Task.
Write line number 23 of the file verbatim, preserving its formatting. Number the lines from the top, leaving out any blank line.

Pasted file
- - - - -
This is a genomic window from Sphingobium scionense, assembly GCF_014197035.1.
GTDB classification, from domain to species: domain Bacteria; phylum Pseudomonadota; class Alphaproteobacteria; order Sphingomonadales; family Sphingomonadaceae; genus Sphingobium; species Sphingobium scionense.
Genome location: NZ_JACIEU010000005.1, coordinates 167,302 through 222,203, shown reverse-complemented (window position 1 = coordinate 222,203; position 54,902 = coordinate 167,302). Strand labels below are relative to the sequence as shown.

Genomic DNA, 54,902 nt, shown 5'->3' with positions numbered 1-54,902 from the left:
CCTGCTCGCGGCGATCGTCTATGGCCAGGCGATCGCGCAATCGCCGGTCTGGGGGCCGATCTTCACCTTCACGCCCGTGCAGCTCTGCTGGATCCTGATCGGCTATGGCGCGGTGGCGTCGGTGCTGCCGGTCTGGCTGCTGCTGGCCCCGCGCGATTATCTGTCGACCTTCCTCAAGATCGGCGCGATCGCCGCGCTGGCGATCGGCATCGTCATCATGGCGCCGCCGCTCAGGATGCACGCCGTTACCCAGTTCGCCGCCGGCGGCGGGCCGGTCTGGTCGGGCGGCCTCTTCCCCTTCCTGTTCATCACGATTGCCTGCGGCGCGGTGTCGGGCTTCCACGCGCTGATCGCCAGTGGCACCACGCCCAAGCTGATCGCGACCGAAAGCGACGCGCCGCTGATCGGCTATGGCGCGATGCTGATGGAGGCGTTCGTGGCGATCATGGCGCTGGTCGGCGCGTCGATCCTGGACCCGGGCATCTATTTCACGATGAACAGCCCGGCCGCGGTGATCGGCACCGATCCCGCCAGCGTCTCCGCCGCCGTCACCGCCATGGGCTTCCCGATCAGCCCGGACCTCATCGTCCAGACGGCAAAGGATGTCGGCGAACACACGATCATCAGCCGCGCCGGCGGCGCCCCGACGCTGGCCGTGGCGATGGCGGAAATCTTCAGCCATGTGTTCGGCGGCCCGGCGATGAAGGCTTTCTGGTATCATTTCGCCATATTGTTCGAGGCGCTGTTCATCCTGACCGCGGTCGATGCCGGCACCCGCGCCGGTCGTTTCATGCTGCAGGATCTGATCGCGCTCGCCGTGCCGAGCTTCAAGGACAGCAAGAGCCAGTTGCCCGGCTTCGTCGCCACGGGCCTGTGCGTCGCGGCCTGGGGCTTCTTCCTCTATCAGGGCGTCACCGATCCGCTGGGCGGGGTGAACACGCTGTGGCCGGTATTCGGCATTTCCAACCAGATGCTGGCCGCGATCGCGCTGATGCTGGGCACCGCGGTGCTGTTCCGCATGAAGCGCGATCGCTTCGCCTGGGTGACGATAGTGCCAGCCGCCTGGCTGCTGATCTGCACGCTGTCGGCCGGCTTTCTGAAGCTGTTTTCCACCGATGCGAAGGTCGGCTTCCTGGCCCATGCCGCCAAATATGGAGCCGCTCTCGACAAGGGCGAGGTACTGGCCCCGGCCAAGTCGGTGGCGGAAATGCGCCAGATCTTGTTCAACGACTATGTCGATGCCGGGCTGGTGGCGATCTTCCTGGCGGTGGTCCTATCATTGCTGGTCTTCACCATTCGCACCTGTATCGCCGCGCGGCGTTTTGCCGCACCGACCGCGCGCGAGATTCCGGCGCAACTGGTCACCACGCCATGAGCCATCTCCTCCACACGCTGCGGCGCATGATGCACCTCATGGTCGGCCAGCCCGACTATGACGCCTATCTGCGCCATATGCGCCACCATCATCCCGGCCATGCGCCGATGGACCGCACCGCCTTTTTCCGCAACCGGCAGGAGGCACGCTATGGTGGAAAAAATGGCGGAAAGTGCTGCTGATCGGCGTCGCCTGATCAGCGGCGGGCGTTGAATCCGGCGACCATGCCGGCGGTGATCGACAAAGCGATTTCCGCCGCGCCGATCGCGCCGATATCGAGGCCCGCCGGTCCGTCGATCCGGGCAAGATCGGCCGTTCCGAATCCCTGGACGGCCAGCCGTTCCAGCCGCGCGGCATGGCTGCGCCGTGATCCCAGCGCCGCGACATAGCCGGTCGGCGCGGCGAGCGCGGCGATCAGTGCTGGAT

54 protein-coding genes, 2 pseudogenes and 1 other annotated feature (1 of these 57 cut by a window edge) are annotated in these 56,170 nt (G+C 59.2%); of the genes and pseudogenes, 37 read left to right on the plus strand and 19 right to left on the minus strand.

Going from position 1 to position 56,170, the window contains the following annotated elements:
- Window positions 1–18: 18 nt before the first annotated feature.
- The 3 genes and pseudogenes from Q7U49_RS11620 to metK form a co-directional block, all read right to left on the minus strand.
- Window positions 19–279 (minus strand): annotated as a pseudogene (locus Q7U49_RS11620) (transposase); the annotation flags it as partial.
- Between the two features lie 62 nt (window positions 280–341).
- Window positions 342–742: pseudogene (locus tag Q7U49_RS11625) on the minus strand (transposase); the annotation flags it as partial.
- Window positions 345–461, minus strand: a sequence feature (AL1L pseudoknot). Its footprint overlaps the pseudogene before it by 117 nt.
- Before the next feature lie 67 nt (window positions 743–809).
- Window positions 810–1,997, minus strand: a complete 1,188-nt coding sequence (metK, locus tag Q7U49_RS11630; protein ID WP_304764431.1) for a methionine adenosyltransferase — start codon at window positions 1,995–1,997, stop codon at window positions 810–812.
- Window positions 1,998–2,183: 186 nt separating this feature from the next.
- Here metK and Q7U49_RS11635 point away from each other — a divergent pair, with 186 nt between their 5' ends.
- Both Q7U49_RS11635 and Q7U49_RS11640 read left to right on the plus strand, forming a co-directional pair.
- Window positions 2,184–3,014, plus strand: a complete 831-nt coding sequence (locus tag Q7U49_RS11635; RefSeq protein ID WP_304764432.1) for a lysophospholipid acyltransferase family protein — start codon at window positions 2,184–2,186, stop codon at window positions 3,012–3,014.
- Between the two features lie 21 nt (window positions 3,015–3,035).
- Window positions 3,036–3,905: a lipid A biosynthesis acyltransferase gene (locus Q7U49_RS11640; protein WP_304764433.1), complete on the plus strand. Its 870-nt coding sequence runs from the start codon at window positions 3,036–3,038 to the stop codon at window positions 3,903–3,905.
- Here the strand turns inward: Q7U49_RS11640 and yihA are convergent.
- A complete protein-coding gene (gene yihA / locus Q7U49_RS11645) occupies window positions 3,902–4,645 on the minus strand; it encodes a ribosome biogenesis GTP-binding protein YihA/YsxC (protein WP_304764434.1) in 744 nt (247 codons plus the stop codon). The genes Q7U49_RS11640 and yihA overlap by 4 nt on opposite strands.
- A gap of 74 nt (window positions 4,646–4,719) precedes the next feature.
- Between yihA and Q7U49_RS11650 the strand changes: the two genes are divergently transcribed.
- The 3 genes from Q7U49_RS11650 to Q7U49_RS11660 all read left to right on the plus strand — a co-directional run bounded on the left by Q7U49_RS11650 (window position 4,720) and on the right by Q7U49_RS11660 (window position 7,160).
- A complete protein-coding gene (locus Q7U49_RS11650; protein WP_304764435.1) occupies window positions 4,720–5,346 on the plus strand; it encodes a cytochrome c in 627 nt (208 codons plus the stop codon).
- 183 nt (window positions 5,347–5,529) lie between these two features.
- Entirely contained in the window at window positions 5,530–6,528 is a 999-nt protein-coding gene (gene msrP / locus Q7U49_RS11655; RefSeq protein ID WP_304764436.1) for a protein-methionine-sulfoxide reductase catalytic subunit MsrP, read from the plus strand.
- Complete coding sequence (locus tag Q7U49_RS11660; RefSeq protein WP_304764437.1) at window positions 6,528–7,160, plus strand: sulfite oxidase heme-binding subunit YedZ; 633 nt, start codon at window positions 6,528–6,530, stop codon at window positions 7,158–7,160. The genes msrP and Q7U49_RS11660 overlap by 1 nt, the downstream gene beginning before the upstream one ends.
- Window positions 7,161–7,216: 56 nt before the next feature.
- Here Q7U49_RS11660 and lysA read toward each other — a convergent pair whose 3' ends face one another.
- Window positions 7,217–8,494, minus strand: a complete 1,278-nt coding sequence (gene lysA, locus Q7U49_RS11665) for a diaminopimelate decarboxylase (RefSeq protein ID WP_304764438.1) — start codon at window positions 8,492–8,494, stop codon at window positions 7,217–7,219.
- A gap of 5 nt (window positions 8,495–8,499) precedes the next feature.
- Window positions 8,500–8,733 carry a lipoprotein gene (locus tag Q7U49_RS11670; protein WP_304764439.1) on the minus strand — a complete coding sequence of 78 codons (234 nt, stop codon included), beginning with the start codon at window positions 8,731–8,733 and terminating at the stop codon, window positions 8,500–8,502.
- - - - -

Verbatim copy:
- A complete protein-coding gene (gene yihA / locus Q7U49_RS11645) occupies window positions 3,902–4,645 on the minus strand; it encodes a ribosome biogenesis GTP-binding protein YihA/YsxC (protein WP_304764434.1) in 744 nt (247 codons plus the stop codon). The genes Q7U49_RS11640 and yihA overlap by 4 nt on opposite strands.